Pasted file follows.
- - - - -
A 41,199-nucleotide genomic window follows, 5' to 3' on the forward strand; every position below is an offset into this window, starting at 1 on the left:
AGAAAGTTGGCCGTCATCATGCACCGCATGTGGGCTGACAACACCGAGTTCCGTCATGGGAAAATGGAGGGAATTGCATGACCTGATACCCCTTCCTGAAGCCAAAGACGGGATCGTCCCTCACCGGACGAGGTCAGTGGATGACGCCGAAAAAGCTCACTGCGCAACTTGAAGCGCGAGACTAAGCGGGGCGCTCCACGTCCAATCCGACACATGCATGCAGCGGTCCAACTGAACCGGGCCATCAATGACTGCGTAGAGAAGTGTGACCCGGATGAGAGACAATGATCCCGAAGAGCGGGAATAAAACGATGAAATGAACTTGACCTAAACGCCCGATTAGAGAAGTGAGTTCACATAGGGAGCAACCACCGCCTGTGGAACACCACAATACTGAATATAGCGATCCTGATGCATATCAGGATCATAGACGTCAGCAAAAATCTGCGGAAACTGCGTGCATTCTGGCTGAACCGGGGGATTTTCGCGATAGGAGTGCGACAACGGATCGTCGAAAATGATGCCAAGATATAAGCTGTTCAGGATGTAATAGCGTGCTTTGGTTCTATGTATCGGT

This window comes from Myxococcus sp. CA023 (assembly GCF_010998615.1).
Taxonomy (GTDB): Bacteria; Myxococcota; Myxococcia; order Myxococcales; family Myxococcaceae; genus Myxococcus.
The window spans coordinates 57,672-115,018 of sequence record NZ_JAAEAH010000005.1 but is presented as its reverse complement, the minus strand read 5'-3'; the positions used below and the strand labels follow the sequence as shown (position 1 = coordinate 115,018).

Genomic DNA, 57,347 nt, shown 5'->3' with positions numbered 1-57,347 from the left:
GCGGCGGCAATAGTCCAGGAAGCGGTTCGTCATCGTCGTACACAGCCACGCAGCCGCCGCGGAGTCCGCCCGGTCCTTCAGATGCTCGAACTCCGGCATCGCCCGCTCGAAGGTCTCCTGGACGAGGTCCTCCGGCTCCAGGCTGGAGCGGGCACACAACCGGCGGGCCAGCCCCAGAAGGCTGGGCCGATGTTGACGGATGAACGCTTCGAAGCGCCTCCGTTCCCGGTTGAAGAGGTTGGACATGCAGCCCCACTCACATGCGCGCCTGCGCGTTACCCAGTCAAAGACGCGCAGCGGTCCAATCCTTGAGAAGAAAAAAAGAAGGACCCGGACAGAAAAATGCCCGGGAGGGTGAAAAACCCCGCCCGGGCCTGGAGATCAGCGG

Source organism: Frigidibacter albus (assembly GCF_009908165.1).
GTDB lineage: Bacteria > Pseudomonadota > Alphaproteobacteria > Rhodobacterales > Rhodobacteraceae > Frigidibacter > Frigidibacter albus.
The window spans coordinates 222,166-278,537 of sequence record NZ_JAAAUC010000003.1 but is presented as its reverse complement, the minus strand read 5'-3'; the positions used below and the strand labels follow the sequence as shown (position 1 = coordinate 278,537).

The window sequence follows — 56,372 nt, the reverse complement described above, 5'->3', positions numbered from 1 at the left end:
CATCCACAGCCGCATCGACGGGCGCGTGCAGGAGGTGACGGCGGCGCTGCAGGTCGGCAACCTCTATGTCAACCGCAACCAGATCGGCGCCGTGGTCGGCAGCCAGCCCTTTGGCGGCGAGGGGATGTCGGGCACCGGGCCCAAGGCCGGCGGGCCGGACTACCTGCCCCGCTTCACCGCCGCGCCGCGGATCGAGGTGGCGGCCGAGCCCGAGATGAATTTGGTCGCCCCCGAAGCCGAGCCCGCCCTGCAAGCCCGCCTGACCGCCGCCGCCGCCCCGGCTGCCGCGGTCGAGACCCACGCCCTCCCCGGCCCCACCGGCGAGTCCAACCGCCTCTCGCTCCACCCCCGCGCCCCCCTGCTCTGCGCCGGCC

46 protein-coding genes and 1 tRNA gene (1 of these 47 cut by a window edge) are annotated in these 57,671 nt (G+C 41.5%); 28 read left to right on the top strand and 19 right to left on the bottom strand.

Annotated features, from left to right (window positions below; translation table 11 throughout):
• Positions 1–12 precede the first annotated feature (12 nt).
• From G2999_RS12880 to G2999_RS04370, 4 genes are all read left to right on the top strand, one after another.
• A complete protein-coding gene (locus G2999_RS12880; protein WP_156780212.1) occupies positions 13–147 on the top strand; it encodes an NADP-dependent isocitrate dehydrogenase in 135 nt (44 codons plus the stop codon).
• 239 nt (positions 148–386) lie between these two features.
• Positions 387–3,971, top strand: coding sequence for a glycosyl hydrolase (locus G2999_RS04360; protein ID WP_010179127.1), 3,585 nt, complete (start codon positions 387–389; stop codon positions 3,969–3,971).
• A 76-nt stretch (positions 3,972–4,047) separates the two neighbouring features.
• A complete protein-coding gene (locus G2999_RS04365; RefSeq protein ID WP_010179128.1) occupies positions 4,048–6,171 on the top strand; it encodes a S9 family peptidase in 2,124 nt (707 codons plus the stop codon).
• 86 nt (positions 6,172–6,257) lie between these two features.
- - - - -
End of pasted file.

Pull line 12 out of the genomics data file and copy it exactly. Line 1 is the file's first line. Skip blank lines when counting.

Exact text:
CATCCACAGCCGCATCGACGGGCGCGTGCAGGAGGTGACGGCGGCGCTGCAGGTCGGCAACCTCTATGTCAACCGCAACCAGATCGGCGCCGTGGTCGGCAGCCAGCCCTTTGGCGGCGAGGGGATGTCGGGCACCGGGCCCAAGGCCGGCGGGCCGGACTACCTGCCCCGCTTCACCGCCGCGCCGCGGATCGAGGTGGCGGCCGAGCCCGAGATGAATTTGGTCGCCCCCGAAGCCGAGCCCGCCCTGCAAGCCCGCCTGACCGCCGCCGCCGCCCCGGCTGCCGCGGTCGAGACCCACGCCCTCCCCGGCCCCACCGGCGAGTCCAACCGCCTCTCGCTCCACCCCCGCGCCCCCCTGCTCTGCGCCGGCC